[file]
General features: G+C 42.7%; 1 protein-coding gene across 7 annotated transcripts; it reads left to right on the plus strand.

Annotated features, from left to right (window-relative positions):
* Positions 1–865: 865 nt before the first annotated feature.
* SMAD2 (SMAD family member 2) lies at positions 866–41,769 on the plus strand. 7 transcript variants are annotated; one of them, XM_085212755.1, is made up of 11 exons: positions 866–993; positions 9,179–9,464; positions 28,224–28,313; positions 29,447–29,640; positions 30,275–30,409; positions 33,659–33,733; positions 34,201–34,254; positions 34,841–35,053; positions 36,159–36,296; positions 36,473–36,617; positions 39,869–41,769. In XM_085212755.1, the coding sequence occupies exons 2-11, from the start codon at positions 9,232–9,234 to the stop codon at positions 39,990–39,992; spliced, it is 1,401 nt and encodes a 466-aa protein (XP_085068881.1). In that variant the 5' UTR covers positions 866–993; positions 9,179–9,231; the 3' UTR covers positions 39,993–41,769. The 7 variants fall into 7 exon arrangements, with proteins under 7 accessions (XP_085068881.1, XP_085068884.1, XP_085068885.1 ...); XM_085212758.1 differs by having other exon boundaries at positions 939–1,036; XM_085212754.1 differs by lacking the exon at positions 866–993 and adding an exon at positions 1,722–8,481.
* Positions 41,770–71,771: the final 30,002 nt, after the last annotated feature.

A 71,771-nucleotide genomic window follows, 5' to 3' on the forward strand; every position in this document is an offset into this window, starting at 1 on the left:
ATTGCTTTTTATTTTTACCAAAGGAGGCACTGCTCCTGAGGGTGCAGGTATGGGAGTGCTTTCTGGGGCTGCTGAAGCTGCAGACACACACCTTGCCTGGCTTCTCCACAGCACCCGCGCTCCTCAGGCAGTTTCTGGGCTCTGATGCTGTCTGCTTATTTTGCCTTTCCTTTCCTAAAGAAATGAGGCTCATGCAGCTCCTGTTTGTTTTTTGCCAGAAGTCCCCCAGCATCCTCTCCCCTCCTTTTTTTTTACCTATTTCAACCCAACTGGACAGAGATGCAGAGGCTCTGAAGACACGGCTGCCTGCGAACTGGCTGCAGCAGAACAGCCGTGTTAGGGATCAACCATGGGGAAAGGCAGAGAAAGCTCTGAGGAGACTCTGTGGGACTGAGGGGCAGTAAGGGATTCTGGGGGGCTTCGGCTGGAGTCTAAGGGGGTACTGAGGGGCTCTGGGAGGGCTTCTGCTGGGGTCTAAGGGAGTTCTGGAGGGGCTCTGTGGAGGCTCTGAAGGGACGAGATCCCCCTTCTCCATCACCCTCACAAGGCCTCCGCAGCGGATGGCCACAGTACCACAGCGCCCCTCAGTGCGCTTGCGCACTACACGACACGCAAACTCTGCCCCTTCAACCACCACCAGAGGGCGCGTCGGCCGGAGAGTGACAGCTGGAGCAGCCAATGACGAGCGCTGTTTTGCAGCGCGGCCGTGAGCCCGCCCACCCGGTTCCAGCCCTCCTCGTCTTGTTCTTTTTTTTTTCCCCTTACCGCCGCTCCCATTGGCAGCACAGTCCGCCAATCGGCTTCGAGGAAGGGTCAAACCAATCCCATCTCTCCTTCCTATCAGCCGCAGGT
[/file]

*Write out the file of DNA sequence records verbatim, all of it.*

General features: G+C 42.7%; 1 protein-coding gene across 7 annotated transcripts; it reads left to right on the plus strand.

Annotated features, from left to right (window-relative positions):
* Positions 1–865: 865 nt before the first annotated feature.
* SMAD2 (SMAD family member 2) lies at positions 866–41,769 on the plus strand. 7 transcript variants are annotated; one of them, XM_085212755.1, is made up of 11 exons: positions 866–993; positions 9,179–9,464; positions 28,224–28,313; positions 29,447–29,640; positions 30,275–30,409; positions 33,659–33,733; positions 34,201–34,254; positions 34,841–35,053; positions 36,159–36,296; positions 36,473–36,617; positions 39,869–41,769. In XM_085212755.1, the coding sequence occupies exons 2-11, from the start codon at positions 9,232–9,234 to the stop codon at positions 39,990–39,992; spliced, it is 1,401 nt and encodes a 466-aa protein (XP_085068881.1). In that variant the 5' UTR covers positions 866–993; positions 9,179–9,231; the 3' UTR covers positions 39,993–41,769. The 7 variants fall into 7 exon arrangements, with proteins under 7 accessions (XP_085068881.1, XP_085068884.1, XP_085068885.1 ...); XM_085212758.1 differs by having other exon boundaries at positions 939–1,036; XM_085212754.1 differs by lacking the exon at positions 866–993 and adding an exon at positions 1,722–8,481.
* Positions 41,770–71,771: the final 30,002 nt, after the last annotated feature.

A 71,771-nucleotide genomic window follows, 5' to 3' on the forward strand; every position in this document is an offset into this window, starting at 1 on the left:
ATTGCTTTTTATTTTTACCAAAGGAGGCACTGCTCCTGAGGGTGCAGGTATGGGAGTGCTTTCTGGGGCTGCTGAAGCTGCAGACACACACCTTGCCTGGCTTCTCCACAGCACCCGCGCTCCTCAGGCAGTTTCTGGGCTCTGATGCTGTCTGCTTATTTTGCCTTTCCTTTCCTAAAGAAATGAGGCTCATGCAGCTCCTGTTTGTTTTTTGCCAGAAGTCCCCCAGCATCCTCTCCCCTCCTTTTTTTTTACCTATTTCAACCCAACTGGACAGAGATGCAGAGGCTCTGAAGACACGGCTGCCTGCGAACTGGCTGCAGCAGAACAGCCGTGTTAGGGATCAACCATGGGGAAAGGCAGAGAAAGCTCTGAGGAGACTCTGTGGGACTGAGGGGCAGTAAGGGATTCTGGGGGGCTTCGGCTGGAGTCTAAGGGGGTACTGAGGGGCTCTGGGAGGGCTTCTGCTGGGGTCTAAGGGAGTTCTGGAGGGGCTCTGTGGAGGCTCTGAAGGGACGAGATCCCCCTTCTCCATCACCCTCACAAGGCCTCCGCAGCGGATGGCCACAGTACCACAGCGCCCCTCAGTGCGCTTGCGCACTACACGACACGCAAACTCTGCCCCTTCAACCACCACCAGAGGGCGCGTCGGCCGGAGAGTGACAGCTGGAGCAGCCAATGACGAGCGCTGTTTTGCAGCGCGGCCGTGAGCCCGCCCACCCGGTTCCAGCCCTCCTCGTCTTGTTCTTTTTTTTTTCCCCTTACCGCCGCTCCCATTGGCAGCACAGTCCGCCAATCGGCTTCGAGGAAGGGTCAAACCAATCCCATCTCTCCTTCCTATCAGCCGCAGGT